Does size matter for cancer clinical trials?

Does size matter for cancer clinical trials?
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There’s been much discussion recently among cancer specialists regarding the importance of the size of the clinical trials that help to determine the newest, most effective, and safest cancer therapies.

And one study coming out of this week’s American Society of Clinical Oncology (ASCO) annual meeting in Chicago — called TAILORx and described as the largest breast cancer treatment trial ever held with more than 10,000 women — demonstrated how many women with early stage breast cancer can avoid chemotherapy altogether.

But while larger studies can provide greater statistical confidence, are they always necessary in this age of precision oncology and personalized medicine?


We have been attending ASCO meetings for several decades now and have witnessed how scientific and medical advances have helped swell the number of cancer survivors in America to more than 15 million in 2016, with that number expected to grow to about 20 million by 2026, according to the American Cancer Society.

We’ve also seen the number of adults participating in cancer clinical trials remain at less than 5 percent over those many years, with minorities and the underserved representing only a small percentage of that total.

There are many reasons for this including the exclusion of many patients due to co-morbidities — or other medical conditions present in addition to the cancer, as well as lack of information about various studies, and lack of understanding and fear of what cancer clinical trials do and don’t do.

During a 10-year period (from 2005-2015) the number of National Institutes of Health-sponsored clinical trials has decreased 41 percent from 1580 to 930, due to a flat federal budget and the rising cost of trials. And there has also been competition from industry-sponsored trials.

The debate over whether trials should involve many patients or just a few depends on many factors, but key to designing any clinical trial is including the goals and nature of individual trials so both have their place in finding better therapeutics to deal with the more than 200 types of cancer.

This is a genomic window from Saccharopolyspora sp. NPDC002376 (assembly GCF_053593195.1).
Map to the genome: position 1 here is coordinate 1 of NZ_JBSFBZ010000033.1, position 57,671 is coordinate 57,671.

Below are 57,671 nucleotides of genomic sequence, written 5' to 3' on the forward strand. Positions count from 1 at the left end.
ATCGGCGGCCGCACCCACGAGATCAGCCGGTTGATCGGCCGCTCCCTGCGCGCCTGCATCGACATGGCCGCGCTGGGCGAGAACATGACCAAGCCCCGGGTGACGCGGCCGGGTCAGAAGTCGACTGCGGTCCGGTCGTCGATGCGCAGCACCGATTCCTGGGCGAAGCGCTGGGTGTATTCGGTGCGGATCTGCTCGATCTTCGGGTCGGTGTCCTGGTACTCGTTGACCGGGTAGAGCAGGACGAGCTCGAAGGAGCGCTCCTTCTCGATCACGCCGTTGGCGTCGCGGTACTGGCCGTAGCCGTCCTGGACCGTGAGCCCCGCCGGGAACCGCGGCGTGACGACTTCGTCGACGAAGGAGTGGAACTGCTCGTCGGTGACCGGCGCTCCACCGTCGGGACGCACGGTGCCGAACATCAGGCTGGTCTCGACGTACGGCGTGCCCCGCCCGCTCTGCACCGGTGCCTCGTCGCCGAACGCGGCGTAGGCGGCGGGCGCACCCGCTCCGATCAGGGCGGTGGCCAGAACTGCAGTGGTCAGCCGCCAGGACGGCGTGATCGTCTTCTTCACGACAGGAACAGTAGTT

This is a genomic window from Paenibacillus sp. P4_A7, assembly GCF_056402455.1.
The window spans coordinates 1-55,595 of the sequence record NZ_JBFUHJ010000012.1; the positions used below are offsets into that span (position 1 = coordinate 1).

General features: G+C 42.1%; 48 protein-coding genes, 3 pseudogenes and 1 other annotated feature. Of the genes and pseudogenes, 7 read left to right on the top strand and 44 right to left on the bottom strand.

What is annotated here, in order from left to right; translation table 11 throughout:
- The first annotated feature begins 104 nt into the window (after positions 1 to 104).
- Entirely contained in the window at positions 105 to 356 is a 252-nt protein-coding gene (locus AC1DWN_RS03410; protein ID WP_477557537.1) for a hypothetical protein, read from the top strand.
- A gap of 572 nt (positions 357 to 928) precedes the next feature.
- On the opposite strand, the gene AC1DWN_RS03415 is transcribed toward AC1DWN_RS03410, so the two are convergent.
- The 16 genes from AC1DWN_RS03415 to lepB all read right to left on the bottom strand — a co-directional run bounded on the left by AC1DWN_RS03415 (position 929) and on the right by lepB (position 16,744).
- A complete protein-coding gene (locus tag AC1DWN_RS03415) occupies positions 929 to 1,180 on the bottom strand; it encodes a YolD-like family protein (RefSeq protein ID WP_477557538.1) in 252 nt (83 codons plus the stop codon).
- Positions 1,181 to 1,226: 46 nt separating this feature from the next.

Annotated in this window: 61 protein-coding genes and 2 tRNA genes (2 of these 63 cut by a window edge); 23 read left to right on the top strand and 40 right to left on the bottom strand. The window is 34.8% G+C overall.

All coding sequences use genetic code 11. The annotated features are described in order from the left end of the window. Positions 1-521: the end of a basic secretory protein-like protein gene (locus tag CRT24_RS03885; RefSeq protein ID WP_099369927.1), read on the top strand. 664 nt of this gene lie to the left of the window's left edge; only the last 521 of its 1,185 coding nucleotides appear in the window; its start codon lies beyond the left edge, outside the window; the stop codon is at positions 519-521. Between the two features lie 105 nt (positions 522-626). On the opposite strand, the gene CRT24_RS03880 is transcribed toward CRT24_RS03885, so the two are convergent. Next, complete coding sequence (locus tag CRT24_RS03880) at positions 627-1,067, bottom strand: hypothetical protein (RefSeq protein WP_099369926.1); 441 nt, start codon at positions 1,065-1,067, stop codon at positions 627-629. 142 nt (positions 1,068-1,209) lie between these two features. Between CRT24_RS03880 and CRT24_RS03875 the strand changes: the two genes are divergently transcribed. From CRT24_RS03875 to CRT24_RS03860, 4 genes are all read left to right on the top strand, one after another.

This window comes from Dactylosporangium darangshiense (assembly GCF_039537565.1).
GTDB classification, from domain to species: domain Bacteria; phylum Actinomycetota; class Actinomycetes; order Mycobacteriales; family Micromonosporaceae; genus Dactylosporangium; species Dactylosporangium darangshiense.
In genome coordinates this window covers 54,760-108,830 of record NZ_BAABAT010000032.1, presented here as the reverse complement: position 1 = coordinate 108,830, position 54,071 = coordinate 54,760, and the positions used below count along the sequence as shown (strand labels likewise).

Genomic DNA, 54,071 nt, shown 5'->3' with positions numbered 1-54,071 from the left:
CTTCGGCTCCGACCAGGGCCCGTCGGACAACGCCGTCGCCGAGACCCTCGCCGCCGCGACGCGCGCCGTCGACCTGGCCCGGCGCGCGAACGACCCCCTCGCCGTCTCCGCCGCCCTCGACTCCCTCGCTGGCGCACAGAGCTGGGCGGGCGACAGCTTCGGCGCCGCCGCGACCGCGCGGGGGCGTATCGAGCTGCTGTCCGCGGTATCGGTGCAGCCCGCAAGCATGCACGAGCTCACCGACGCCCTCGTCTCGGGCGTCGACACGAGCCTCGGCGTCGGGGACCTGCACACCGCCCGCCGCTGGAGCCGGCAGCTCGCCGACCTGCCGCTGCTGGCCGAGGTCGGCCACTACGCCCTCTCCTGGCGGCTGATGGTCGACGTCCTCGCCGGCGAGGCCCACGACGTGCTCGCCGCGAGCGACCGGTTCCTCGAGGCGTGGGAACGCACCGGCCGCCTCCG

At ASCO its chief medical officer, Richard Schilsky, M.D. said what factors influenced the size of each cancer clinical trial.

He told us that one cannot look at clinical trials in a vacuum. They have to be viewed in the context of what scientific objective you are pursuing and what hypothesis you are testing.   

The trial design and the patient population have to be developed with those things in mind so you do the right trial to test the hypothesis in the most rigorous way for the target population of the intervention being studied, he said. Or, to simplify the concept, he added that you wouldn’t enroll breast cancer patients when studying a prostate cancer drug.

There may be applications for smaller, faster, more nimble trials during early stage testing or for some targeted therapies tailored to each patient’s specific genetic makeup.  

However, the most important thing to consider is whether each individual patient is being matched with the most appropriate available trial, and that requires careful scrutiny by oncology professionals willing and able to take the time to do what’s best for the patient, and not just for the clinical trials. 

And, of course, any subsequent successful treatments that are developed should be affordable and available to all who need them.

Nancy G. Brinker is a global cancer advocate and the founder of Susan G. Komen, the world's largest breast cancer charity name after her sister. She has also served as U.S. ambassador to Hungary, U.S. chief of protocol and as a Goodwill Ambassador for Cancer Control to the U.N.'s World Health Organization. Find her on Twitter: @NancyGBrinker.  Eric T. Rosenthal is a writer and  founder of the National Cancer Institute-Designated Cancer Centers Public Affairs Network. Find him on Twitter: @etrosenthal.